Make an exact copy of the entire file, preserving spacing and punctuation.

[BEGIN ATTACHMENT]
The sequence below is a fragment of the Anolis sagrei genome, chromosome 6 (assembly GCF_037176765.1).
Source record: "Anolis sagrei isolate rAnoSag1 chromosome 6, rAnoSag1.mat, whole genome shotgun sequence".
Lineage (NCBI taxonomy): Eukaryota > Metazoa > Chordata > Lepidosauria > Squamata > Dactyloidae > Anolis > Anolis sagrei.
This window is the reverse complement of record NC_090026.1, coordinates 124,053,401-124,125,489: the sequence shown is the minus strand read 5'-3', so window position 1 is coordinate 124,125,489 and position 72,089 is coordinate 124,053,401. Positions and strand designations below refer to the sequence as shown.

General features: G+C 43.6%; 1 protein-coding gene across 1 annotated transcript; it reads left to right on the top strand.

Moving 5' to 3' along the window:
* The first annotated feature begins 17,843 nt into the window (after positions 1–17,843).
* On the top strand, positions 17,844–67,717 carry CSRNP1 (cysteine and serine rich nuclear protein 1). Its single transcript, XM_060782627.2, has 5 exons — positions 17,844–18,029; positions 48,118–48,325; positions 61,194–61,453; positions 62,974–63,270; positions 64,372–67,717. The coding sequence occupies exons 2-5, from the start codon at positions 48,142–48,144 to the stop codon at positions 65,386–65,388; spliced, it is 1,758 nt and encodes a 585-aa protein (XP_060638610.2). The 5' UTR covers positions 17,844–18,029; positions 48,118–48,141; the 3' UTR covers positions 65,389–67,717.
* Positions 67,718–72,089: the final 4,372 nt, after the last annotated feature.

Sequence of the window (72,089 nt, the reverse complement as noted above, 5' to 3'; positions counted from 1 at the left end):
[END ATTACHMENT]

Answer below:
The sequence below is a fragment of the Anolis sagrei genome, chromosome 6 (assembly GCF_037176765.1).
Source record: "Anolis sagrei isolate rAnoSag1 chromosome 6, rAnoSag1.mat, whole genome shotgun sequence".
Lineage (NCBI taxonomy): Eukaryota > Metazoa > Chordata > Lepidosauria > Squamata > Dactyloidae > Anolis > Anolis sagrei.
This window is the reverse complement of record NC_090026.1, coordinates 124,053,401-124,125,489: the sequence shown is the minus strand read 5'-3', so window position 1 is coordinate 124,125,489 and position 72,089 is coordinate 124,053,401. Positions and strand designations below refer to the sequence as shown.

General features: G+C 43.6%; 1 protein-coding gene across 1 annotated transcript; it reads left to right on the top strand.

Moving 5' to 3' along the window:
* The first annotated feature begins 17,843 nt into the window (after positions 1–17,843).
* On the top strand, positions 17,844–67,717 carry CSRNP1 (cysteine and serine rich nuclear protein 1). Its single transcript, XM_060782627.2, has 5 exons — positions 17,844–18,029; positions 48,118–48,325; positions 61,194–61,453; positions 62,974–63,270; positions 64,372–67,717. The coding sequence occupies exons 2-5, from the start codon at positions 48,142–48,144 to the stop codon at positions 65,386–65,388; spliced, it is 1,758 nt and encodes a 585-aa protein (XP_060638610.2). The 5' UTR covers positions 17,844–18,029; positions 48,118–48,141; the 3' UTR covers positions 65,389–67,717.
* Positions 67,718–72,089: the final 4,372 nt, after the last annotated feature.

Sequence of the window (72,089 nt, the reverse complement as noted above, 5' to 3'; positions counted from 1 at the left end):